Cookies on this website
We use cookies to ensure that we give you the best experience on our website. If you click 'Continue' we'll assume that you are happy to receive all cookies and you won't see this message again. Click 'Find out more' for information on how to change your cookie settings.

© Copyright © 2020 Taylor, Lau, Seymour, Nakae, Sumioka, Kawato and Koizumi. Olfaction is an evolutionary ancient sense, but it remains unclear to what extent it can influence routine human behavior. We examined whether a threat-relevant predator odor (2-methyl-2-thiazoline) would contextually enhance the formation of human fear memory associations. Participants who learned to associate visual stimuli with electric shock in this predator odor context later showed stronger fear responses to the visual stimuli than participants who learned in an aversiveness-matched control odor context. This effect generalized to testing in another odor context, even after extinction training. Results of a separate experiment indicate that a possible biological mechanism for this effect may be increased cortisol levels in a predator odor context. These results suggest that innate olfactory processes can play an important role in human fear learning. Modulatory influences of odor contexts may partly explain the sometimes maladaptive persistence of human fear memory, e.g., in post-traumatic stress disorders.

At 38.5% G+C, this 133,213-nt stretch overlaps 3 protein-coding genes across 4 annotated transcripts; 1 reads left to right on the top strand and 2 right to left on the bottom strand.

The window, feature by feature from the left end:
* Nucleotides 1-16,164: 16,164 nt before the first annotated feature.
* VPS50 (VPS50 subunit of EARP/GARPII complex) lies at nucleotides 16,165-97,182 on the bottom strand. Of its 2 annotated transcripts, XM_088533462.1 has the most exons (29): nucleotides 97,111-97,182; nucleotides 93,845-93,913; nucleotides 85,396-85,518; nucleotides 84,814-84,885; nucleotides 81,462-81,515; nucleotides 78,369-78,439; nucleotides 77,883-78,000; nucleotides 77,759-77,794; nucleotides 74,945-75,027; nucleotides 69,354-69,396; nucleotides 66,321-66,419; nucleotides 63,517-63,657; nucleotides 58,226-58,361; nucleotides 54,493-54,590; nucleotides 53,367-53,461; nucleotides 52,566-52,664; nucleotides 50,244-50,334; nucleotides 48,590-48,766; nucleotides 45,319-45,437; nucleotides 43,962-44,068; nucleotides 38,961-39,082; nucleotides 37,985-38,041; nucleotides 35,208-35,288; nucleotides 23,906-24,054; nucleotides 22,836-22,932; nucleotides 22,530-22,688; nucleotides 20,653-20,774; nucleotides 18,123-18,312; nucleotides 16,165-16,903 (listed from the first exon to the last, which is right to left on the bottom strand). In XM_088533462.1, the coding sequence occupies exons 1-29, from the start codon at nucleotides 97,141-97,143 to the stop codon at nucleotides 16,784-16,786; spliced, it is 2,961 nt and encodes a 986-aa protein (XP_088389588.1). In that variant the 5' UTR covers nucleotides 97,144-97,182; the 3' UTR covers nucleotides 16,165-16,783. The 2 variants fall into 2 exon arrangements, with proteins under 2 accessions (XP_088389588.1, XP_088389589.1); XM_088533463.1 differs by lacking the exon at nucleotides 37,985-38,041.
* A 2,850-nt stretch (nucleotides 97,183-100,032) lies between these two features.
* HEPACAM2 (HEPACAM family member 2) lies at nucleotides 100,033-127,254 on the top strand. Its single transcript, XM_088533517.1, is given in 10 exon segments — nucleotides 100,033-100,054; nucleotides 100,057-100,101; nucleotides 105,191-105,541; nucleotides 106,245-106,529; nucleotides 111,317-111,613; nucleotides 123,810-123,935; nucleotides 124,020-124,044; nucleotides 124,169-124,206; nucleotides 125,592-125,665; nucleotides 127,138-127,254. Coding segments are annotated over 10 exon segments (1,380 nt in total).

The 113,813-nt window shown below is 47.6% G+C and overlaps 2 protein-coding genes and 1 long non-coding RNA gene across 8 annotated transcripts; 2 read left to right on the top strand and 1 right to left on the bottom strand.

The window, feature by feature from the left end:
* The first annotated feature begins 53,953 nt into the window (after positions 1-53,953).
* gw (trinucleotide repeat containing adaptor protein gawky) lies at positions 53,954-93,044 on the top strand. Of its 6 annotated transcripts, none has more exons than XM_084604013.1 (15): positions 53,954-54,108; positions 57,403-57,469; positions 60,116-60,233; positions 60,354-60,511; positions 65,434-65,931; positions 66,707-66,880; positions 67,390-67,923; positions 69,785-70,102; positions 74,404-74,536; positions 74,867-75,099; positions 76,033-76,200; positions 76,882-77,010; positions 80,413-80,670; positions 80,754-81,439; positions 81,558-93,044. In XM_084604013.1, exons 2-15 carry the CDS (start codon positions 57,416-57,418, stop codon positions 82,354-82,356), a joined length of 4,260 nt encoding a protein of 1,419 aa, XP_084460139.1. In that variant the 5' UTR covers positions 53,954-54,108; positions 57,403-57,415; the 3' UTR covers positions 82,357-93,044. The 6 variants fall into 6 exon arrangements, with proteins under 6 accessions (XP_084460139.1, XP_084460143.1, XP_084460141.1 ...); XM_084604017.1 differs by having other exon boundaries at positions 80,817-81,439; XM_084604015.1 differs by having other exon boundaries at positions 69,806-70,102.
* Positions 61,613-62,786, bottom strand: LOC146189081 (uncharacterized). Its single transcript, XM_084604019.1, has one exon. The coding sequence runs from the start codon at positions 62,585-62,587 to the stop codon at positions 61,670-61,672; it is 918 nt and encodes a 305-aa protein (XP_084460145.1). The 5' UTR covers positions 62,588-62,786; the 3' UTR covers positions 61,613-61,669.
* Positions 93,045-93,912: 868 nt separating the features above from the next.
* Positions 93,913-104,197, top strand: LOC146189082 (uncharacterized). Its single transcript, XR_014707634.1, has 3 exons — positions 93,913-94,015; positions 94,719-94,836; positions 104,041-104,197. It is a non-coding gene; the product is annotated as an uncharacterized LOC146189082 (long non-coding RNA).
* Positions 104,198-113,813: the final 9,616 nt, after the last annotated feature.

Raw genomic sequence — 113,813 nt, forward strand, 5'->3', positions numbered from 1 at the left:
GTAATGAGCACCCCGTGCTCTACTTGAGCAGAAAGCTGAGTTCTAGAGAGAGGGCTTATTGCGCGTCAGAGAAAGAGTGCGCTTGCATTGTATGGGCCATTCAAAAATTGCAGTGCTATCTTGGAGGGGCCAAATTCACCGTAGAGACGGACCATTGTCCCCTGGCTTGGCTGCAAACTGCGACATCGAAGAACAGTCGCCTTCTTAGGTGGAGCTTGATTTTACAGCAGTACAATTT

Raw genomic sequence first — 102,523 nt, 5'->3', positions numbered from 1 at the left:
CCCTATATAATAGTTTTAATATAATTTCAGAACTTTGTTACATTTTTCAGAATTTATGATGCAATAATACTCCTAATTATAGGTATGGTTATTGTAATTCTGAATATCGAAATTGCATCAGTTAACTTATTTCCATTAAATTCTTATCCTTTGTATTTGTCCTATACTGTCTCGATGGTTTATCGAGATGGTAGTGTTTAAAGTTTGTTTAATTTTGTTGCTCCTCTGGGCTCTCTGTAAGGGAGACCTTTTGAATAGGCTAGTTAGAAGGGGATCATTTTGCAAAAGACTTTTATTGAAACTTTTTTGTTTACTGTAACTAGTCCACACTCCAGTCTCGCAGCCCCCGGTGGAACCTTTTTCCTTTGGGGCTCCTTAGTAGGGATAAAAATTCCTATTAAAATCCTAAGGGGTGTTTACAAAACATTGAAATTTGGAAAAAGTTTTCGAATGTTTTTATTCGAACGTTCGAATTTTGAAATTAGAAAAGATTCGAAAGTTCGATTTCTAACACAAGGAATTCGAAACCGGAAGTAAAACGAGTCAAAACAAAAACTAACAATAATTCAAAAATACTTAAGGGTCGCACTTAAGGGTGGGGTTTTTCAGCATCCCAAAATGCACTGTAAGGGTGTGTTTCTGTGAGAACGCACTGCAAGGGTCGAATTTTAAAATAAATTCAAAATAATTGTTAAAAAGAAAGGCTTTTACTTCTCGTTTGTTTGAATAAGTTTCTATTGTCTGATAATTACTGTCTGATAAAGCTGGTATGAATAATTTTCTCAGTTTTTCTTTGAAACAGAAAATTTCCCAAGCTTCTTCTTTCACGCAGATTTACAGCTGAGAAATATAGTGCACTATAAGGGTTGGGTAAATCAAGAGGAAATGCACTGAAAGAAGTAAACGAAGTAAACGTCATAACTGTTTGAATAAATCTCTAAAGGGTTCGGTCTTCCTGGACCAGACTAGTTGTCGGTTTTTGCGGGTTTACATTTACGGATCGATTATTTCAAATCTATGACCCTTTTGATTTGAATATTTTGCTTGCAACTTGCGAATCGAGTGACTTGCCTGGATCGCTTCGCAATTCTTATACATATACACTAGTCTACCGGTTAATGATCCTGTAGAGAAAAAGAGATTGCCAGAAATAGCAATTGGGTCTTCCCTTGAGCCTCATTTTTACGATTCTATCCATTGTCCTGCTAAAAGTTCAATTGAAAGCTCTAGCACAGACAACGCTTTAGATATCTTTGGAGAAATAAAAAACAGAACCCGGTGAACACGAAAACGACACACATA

Original publication

DOI

10.3389/fnins.2020.00255

Type

Journal article

Journal

Frontiers in Neuroscience

Publication Date

22/04/2020

Volume

14